Companies often advertise for “thought leaders” and “game changers,” but during the interview process, they usually reveal that they really just want to build incrementally on what they’ve already got. In a second interview with a major company, I realized that although they want to be recognized as an innovator in their industry, their major focus is on building the adoption for their current technologies across the company. I can do this, but I have the skills, insight, and passion to build the next generation. Is it worth continuing the conversation with them? Do I stand a chance of convincing them to innovate?
That’s a great question. It’s actually pretty rare for prospective employers to be guilty of outright false advertising. It’s way more likely that they’re “aspirational innovators,” meaning that they want to innovate. Someday. When the stars align and everything is perfect, they’ll take that leap. Unfortunately, that’s not quite your timeline, is it? Read More →
Over the past couple of weeks, we’ve received a boatload of requests for a post with all the 28 Days links in one place. Ask and ye shall receive, friends. Here they are! Read More →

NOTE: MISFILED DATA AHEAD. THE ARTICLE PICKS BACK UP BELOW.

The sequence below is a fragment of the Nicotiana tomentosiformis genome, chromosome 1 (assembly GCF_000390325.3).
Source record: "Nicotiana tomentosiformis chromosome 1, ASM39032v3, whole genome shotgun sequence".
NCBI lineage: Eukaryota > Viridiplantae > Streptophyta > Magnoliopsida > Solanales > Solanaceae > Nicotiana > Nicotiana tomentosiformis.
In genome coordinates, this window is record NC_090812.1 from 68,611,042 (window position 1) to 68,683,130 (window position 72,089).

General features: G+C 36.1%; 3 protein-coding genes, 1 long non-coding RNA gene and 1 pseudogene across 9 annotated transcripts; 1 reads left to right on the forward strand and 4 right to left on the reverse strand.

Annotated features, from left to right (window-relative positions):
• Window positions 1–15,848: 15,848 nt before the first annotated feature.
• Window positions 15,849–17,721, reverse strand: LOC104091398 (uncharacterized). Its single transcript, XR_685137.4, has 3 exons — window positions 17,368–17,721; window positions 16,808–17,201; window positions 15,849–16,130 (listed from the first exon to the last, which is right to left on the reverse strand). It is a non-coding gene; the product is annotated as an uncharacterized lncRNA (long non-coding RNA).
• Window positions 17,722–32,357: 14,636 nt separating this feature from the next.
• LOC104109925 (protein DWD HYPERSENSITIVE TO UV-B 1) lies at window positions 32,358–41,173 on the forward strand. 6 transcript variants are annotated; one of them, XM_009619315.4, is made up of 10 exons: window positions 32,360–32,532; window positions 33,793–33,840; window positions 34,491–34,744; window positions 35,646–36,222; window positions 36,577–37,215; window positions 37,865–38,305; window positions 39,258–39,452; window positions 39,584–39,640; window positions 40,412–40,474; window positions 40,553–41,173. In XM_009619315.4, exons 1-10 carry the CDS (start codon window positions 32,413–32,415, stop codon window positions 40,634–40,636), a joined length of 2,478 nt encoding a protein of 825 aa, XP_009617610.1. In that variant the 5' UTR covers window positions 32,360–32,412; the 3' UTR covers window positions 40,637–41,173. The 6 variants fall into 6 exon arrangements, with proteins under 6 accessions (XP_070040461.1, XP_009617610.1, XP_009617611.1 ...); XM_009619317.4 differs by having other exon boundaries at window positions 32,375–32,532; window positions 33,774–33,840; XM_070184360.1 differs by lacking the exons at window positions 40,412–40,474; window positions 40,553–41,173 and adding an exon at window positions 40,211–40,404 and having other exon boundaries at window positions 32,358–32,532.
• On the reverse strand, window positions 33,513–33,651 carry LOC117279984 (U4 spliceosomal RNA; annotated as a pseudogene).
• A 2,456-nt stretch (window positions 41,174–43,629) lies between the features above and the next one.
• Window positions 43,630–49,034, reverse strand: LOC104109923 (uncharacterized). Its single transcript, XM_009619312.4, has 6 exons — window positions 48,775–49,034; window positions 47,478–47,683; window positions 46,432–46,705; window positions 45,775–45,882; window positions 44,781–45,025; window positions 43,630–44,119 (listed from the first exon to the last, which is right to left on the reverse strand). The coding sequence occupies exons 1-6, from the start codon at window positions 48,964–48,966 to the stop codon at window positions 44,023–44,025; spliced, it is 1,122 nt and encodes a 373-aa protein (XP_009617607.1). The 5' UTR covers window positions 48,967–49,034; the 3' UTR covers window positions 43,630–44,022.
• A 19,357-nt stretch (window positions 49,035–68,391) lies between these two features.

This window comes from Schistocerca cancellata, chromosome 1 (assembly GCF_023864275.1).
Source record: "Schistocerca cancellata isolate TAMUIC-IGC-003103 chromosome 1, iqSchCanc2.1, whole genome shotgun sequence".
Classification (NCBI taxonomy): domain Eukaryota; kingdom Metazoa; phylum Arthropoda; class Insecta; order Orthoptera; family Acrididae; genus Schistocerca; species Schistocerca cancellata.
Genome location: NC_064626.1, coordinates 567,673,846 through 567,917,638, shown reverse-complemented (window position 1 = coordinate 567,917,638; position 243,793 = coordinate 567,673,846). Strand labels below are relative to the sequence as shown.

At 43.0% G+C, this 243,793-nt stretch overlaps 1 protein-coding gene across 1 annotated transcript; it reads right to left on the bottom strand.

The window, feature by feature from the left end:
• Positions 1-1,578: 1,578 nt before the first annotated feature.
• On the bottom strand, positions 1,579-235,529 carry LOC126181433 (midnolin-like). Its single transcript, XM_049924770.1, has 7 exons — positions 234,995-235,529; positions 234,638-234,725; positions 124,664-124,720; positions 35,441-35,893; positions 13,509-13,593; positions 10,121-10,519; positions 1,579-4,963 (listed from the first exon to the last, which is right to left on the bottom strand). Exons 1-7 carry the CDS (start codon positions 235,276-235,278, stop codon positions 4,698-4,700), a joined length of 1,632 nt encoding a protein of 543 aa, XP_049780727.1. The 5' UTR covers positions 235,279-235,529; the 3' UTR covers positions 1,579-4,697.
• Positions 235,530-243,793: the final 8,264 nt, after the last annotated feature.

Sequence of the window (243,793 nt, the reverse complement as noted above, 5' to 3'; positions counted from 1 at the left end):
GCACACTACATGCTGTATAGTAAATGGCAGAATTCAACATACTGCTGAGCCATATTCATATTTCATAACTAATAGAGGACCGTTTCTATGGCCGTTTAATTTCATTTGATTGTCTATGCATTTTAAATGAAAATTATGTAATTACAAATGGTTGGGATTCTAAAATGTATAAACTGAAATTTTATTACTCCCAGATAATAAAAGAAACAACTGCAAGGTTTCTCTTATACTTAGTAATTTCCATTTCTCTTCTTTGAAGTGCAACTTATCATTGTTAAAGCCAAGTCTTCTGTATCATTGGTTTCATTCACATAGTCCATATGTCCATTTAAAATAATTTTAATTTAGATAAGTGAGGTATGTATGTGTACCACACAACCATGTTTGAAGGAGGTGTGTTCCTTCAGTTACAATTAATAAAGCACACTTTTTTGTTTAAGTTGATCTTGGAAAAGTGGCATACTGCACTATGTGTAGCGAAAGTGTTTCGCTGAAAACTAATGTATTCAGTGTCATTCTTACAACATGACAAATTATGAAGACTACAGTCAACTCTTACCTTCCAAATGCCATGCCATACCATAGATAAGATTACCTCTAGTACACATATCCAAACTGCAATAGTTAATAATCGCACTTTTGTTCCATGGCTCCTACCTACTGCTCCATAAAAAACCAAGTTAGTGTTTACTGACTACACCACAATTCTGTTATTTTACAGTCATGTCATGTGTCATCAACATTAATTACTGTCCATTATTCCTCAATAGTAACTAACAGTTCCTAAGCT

Product Management, User Experience, Information Architecture, Interaction Design, Usability Testing
Project Management, Program Management, Production, Content Production
Animation, Art Direction, Creative Direction, Corporate Identity, Flash Design/Dev, Graphic Design, Web Design
Content Strategy, Editorial, Copywriting, Copy Editing, Research, Blog Outreach
Brand Management, Business Development, Sales, Product Marketing, Event/Conference Planning, Promotions, Marcomms, Corporate Comms, Direct Marketing, E-Marketing, Public Relations, Market Research
Account Management, Account/Brand Planning, Media Strategy, Communications Planning, Media Planning/Buying, Social Media, Search (SEM, SEO), Web Metrics & Analytics
Web Development, Front End Development